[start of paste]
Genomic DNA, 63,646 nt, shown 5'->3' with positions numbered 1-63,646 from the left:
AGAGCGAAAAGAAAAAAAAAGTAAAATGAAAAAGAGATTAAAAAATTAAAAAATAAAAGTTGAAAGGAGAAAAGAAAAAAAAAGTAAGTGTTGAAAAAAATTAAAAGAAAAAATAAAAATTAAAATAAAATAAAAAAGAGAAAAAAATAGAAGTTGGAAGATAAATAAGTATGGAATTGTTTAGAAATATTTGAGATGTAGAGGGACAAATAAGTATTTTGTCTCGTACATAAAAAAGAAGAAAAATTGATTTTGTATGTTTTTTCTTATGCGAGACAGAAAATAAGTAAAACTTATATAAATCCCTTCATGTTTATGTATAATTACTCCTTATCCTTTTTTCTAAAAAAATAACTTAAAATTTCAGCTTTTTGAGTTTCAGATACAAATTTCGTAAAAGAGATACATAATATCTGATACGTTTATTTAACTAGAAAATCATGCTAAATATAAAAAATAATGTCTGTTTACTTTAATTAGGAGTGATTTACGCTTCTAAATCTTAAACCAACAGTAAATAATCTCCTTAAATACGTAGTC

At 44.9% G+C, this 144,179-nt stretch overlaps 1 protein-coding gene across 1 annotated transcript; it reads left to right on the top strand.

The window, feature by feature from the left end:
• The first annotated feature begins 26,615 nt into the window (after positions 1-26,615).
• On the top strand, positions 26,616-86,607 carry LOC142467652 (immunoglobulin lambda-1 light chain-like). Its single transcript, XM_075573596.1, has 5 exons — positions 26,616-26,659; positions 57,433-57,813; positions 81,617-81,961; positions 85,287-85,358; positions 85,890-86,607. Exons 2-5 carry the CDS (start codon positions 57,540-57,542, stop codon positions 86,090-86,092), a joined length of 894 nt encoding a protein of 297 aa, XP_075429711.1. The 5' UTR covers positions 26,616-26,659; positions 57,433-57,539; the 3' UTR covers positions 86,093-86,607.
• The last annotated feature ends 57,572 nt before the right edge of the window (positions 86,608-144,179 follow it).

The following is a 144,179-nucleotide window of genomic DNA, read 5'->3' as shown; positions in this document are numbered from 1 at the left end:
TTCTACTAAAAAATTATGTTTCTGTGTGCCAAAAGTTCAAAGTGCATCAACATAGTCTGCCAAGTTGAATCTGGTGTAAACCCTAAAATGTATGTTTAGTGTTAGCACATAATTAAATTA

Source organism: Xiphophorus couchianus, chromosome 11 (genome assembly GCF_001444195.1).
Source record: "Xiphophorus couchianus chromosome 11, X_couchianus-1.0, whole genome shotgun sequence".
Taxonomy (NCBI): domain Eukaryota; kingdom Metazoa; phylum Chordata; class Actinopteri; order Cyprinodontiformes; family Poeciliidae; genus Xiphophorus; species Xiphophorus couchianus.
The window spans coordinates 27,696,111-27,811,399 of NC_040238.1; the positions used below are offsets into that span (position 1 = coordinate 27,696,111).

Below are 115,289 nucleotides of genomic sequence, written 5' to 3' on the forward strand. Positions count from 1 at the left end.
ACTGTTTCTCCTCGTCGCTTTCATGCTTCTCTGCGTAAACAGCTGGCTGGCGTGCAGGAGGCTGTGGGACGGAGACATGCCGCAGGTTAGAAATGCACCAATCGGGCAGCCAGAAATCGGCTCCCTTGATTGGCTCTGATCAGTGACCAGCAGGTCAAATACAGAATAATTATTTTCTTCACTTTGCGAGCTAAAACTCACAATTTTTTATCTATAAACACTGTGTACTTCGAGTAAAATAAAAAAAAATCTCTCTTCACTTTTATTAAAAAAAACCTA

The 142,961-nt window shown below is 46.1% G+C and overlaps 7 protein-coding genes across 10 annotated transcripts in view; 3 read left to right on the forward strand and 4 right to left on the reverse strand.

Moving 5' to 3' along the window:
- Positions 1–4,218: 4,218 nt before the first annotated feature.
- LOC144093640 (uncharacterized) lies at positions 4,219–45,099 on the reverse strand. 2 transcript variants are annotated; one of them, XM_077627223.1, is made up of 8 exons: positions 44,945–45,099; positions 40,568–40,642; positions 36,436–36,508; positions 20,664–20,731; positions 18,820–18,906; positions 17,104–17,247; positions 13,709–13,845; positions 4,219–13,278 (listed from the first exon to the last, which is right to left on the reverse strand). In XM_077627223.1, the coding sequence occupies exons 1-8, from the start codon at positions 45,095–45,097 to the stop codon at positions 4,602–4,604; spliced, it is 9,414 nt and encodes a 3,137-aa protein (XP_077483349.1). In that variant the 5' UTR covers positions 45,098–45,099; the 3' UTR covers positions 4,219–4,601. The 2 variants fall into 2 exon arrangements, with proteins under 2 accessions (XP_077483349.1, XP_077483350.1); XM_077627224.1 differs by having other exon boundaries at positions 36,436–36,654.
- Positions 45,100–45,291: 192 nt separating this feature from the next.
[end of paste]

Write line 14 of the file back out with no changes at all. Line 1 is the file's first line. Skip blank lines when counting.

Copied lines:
Below are 115,289 nucleotides of genomic sequence, written 5' to 3' on the forward strand. Positions count from 1 at the left end.